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Armenia’s Former Top Prosecutor Indicted


Armenia -- Prosecutor-General Gevorg Kostanian at a news conference in Yerevan, June 25, 2014.

An Armenian law-enforcement agency brought on Monday criminal charges against former Prosecutor-General Gevorg Kostanian stemming from security forces’ post-election crackdown on opposition protesters in Yerevan in 2008.

The Special Investigative Service (SIS) declined to specify what Kostanian is specifically accused of or whether it has also decided to arrest him. SIS spokeswoman Marina Ohanjanian said only that he was given 48 hours to return to Armenia and appear before investigators.

The SIS signaled its intention to prosecute Kostanian two months ago when it charged a former chief of the Armenian police, Alik Sargsian, in connection with the 2008 violence.

Sargsian was named to run the national police service shortly after former President Robert Kocharian handed over power to Serzh Sarkisian, his preferred successor and the official winner of a disputed presidential election held in February 2008. The latter took office in April 2008 just over a month after violent street clashes in Yerevan which left eight protesters and two police personnel dead.

In a September 25 statement, the SIS claimed that later in 2008 Kostanian and another aide to the new Armenian president ordered senior police officers, including Alik Sargsian, to destroy evidence of the “overthrow of the constitutional order” by Kocharian.

The statement said the officers forged and backdated documents justifying the use of force against supporters of opposition presidential candidate Levon Ter-Petrosian, who staged daily demonstrations against alleged vote rigging. It said they also helped to cover up the Armenian army’s alleged involvement in the crackdown.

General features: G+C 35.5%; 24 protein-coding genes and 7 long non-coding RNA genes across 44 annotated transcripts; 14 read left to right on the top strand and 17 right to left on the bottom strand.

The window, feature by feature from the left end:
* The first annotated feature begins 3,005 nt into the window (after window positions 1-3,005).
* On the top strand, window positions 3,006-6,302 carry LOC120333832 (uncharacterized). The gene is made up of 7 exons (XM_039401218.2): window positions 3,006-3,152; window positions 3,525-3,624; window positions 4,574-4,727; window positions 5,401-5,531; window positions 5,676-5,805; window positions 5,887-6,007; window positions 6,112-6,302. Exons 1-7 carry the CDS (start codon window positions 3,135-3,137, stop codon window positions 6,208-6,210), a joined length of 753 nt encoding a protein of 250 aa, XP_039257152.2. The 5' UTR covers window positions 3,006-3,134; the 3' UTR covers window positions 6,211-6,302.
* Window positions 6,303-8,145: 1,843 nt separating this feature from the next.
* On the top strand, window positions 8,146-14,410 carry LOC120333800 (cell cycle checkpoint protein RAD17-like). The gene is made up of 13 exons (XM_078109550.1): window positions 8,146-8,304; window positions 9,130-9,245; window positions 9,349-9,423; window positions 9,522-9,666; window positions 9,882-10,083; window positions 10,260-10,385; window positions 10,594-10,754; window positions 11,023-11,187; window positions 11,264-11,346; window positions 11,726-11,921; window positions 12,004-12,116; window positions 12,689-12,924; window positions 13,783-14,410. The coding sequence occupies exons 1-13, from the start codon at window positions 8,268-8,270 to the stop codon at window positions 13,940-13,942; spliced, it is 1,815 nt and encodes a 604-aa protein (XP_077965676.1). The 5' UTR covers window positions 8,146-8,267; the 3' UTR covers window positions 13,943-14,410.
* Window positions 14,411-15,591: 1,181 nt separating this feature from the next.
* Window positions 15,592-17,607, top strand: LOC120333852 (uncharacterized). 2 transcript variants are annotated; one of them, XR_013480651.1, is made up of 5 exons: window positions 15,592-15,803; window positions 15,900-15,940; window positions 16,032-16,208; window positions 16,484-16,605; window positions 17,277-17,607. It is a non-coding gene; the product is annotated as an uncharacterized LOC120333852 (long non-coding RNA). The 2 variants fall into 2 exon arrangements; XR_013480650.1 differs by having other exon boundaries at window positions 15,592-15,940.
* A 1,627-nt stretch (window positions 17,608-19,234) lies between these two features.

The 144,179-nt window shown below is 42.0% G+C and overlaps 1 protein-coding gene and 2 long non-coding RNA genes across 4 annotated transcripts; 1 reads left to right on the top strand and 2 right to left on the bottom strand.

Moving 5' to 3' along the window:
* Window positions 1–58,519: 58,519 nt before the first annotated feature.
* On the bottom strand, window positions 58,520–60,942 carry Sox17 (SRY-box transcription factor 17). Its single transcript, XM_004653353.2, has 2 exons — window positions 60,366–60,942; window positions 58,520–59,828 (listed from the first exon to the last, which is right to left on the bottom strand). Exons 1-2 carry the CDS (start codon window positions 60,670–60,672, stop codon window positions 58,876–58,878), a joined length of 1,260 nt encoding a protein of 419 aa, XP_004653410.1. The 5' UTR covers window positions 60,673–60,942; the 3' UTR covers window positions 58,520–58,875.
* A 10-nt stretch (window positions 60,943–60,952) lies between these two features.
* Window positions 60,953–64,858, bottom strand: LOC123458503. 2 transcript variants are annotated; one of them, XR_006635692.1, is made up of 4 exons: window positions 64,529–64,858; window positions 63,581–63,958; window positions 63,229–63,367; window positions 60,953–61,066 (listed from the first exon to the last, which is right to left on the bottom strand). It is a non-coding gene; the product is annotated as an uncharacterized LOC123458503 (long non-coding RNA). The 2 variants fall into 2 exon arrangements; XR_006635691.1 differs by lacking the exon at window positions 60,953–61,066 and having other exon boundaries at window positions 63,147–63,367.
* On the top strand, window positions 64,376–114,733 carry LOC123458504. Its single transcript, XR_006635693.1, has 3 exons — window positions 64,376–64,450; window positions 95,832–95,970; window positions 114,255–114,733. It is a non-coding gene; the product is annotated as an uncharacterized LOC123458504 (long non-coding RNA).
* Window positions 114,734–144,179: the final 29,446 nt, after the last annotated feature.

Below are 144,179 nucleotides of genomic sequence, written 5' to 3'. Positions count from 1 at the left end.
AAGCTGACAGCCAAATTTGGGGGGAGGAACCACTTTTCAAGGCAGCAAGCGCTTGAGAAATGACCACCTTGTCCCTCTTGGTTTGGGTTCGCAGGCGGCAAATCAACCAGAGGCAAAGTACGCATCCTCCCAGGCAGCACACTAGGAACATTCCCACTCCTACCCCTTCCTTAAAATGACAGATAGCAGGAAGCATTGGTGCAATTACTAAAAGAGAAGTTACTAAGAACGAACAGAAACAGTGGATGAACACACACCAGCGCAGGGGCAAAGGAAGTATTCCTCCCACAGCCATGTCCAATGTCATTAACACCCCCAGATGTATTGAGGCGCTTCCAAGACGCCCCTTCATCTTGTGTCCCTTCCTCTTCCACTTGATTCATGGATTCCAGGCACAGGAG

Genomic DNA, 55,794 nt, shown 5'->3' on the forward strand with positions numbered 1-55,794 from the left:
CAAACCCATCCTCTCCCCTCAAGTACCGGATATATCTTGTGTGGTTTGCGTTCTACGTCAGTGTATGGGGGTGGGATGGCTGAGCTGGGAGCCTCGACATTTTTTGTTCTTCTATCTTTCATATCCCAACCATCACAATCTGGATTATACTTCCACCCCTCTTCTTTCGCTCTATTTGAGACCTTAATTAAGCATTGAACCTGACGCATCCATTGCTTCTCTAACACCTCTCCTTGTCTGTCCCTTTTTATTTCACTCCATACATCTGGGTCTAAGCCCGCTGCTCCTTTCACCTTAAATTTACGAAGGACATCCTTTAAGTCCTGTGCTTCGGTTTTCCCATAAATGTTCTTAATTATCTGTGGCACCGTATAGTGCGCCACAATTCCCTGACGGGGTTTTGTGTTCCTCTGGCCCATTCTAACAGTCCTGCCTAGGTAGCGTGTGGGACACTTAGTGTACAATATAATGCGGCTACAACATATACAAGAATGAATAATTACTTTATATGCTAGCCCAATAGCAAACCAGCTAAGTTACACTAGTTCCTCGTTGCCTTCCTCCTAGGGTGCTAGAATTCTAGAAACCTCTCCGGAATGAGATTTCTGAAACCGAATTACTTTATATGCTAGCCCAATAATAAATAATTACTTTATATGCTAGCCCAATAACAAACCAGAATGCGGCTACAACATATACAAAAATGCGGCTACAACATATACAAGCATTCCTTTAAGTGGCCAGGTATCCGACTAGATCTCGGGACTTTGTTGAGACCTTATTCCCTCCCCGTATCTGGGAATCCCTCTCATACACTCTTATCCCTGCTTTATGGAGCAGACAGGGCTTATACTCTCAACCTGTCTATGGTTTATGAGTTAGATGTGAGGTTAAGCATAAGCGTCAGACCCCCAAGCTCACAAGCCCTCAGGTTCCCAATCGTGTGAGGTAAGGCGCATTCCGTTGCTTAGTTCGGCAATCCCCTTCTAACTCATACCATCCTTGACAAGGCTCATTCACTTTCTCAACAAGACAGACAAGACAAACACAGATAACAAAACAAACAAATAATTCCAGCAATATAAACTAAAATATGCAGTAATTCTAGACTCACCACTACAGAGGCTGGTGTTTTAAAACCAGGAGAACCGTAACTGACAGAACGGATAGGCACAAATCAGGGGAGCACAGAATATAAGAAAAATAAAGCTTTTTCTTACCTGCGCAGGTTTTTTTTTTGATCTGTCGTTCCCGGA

Sargsian, who headed the police until 2011, flatly denied the accusations of abuse of power, forgery and cover-up leveled against him. Kostanian likewise disputed the SIS claims.

The 42-year-old served as the country’s chief prosecutor from 2013-2016. He was elected to Armenia’s former parliament in 2017 on the then ruling Republican Party’s ticket. He moved to Moscow earlier this year and presently works there as a lecturer at a Russian prosecutor academy.

Kostanian, who was already summoned to the SIS for questioning in September, deplored the “artificial” hastiness of his indictment when he reacted to it later on Monday. Speaking to 168.am, he said he has repeatedly assured the investigators that he will return to Armenia after the end of the winter exam session at the Moscow academy.

“I know that if I come [to Armenia] now I will at least not be allowed to go back,” he told the publication from Moscow. “That is why I will come after finishing the current course.”

The SIS statement in September came two days after Alik Sargsian’s predecessor as police chief, Hayk Harutiunian, was found shot to death in his home. Law-enforcement authorities suggested that he committed suicide.

Harutiunian was repeatedly interrogated by investigators as a witness in the case. The SIS claimed that he too had signed “official documents containing false information and records” about the 2008 crackdown.

According to some media reports, moments before his death Harutiunian complained that he is being pressured by the authorities to give false incriminating testimony against Kocharian. Law-enforcement officials denied those reports.

Kocharian is currently under arrest, standing trial, along with three other former officials, on coup charges. The former president rejects them as politically motivated.

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